The chief executive of Qatar Airways has said the measures taken against Qatari air traffic should be declared illegal.
Akbar Al Baker made the comments to Al Jazeera on Monday, a week after Saudi Arabia, the United Arab Emirates, Bahrain and Egypt closed their airspace to Qatari flights as part of a series of measures against Doha amid a major diplomatic rift.
The four countries cut diplomatic and transport ties with Qatar on June 5, accusing Doha of backing “terrorism” – charges that Qatar denies.
“We expect our friends to stand up with us in this unfair, illegal blockade conducted by four countries,” Al Baker said.
Al Baker also expressed his “disappointment” over recent comments by US President Donald Trump, who called on Qatar and other countries to increase their efforts against “terrorism”.
In his remarks on Friday, Trump said “the nation of Qatar has historically been a funder of terrorism at a very high level”, but he failed to provide any evidence.
Trump said that during his recent visit to Saudi Arabia, “nations came to me and spoke about confronting Qatar over its behaviour. So we had a decision to make: Do we take the easy road or do we take hard but necessary action?”
In response, Al Baker called Trump’s comments about Qatar “ill-placed” and “ill-informed”.
“I am very disappointed in the leadership of United States. We are an ally of the United States against terrorism; we are an ally of United States with bringing stability into the region.”
Qatar is home to the vast Al-Udeid airbase, the biggest US base in the Middle East, which holds the forward headquarters of Central Command and hosts some 10,000 American troops.
“They have the biggest base; they have 15,000 Americans living here, and there are many more thousands of British and Europeans staying here,” Al Baker said.
“I want the American people to realise that they are trying to intimidate a small country which has the closest relation with the United States.”
In a separate interview with CNN, Baker also called on the International Civil Aviation Organization, a United Nations body, to declare Arab measures against Qatari air traffic illegal.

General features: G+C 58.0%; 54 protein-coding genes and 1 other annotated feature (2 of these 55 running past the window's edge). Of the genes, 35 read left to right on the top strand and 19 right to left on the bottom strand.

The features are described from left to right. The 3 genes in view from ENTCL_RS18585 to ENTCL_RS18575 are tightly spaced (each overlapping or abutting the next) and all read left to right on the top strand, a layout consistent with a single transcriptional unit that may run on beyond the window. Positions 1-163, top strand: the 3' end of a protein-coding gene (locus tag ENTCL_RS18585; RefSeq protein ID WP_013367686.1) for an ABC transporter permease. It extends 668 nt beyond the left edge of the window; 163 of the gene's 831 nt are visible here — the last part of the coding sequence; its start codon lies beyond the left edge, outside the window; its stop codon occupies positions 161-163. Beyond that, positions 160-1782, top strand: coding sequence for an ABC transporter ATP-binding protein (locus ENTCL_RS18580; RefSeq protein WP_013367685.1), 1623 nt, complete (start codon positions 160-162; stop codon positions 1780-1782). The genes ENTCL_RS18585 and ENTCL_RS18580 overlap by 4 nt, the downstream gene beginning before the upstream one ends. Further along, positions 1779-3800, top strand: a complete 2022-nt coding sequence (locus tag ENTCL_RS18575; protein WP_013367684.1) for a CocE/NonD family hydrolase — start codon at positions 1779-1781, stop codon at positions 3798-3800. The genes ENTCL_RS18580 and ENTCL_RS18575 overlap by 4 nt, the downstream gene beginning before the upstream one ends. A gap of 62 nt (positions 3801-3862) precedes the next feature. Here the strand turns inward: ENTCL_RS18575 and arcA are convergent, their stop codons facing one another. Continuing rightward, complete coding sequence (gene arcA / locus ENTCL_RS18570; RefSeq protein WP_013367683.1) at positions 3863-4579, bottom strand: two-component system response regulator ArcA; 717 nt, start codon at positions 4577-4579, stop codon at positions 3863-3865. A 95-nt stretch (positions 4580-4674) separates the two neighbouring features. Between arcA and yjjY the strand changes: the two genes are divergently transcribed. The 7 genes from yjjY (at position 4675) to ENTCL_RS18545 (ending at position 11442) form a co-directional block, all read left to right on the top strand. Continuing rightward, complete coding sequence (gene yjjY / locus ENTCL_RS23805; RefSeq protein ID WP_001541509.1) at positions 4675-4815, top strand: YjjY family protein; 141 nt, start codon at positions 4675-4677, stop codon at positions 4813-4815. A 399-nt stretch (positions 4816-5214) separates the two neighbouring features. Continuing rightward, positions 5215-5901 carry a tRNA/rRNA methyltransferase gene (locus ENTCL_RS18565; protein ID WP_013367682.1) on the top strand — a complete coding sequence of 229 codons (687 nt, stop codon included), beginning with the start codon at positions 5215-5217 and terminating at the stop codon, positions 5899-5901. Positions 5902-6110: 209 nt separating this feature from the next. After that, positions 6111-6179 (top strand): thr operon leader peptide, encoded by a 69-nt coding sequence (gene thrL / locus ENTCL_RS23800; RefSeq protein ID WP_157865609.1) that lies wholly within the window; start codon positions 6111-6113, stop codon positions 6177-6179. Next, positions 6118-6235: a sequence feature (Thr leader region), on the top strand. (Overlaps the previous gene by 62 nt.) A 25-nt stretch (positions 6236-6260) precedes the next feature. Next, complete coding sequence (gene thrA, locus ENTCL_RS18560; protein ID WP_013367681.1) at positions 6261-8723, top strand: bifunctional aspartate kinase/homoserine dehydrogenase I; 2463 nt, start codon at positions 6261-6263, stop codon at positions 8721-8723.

“We have legal channels to object to this,” Al Baker said. “International Civil Aviation Organisation … should heavily get involved, put their weight behind this to declare this an illegal act.”
The UAE, Bahrain and Saudi Arabia have signed the Chicago convention, which is administered by the the International Civil Aviation Organization.
Any country party to the convention should grant freedoms including “the privilege to fly across its territory without landing”.
Qatar Airways has been hit hard by the dispute, with 18 destinations now out of bounds for the airline.
In addition to closing their airspace to Qatar Airways, Saudi Arabia and the UAE have also shut down the airline’s offices.
“It is actually a travesty of civilised behaviour to close airline offices. Airlines offices are not political arms,” said Al Baker.
“We were sealed as if it was a criminal organisation. We were not allowed to give refunds to our passengers.”
In a separate interview with The Wall Street Journal, Al Baker said he would not delay any plane orders or put expansion plans in other countries, such as India, on hold.
On Sunday, Qatar Airways reported a 21.7 percent rise in net profit in its last financial year that ended in March, fuelled by a strategy of investment and expansion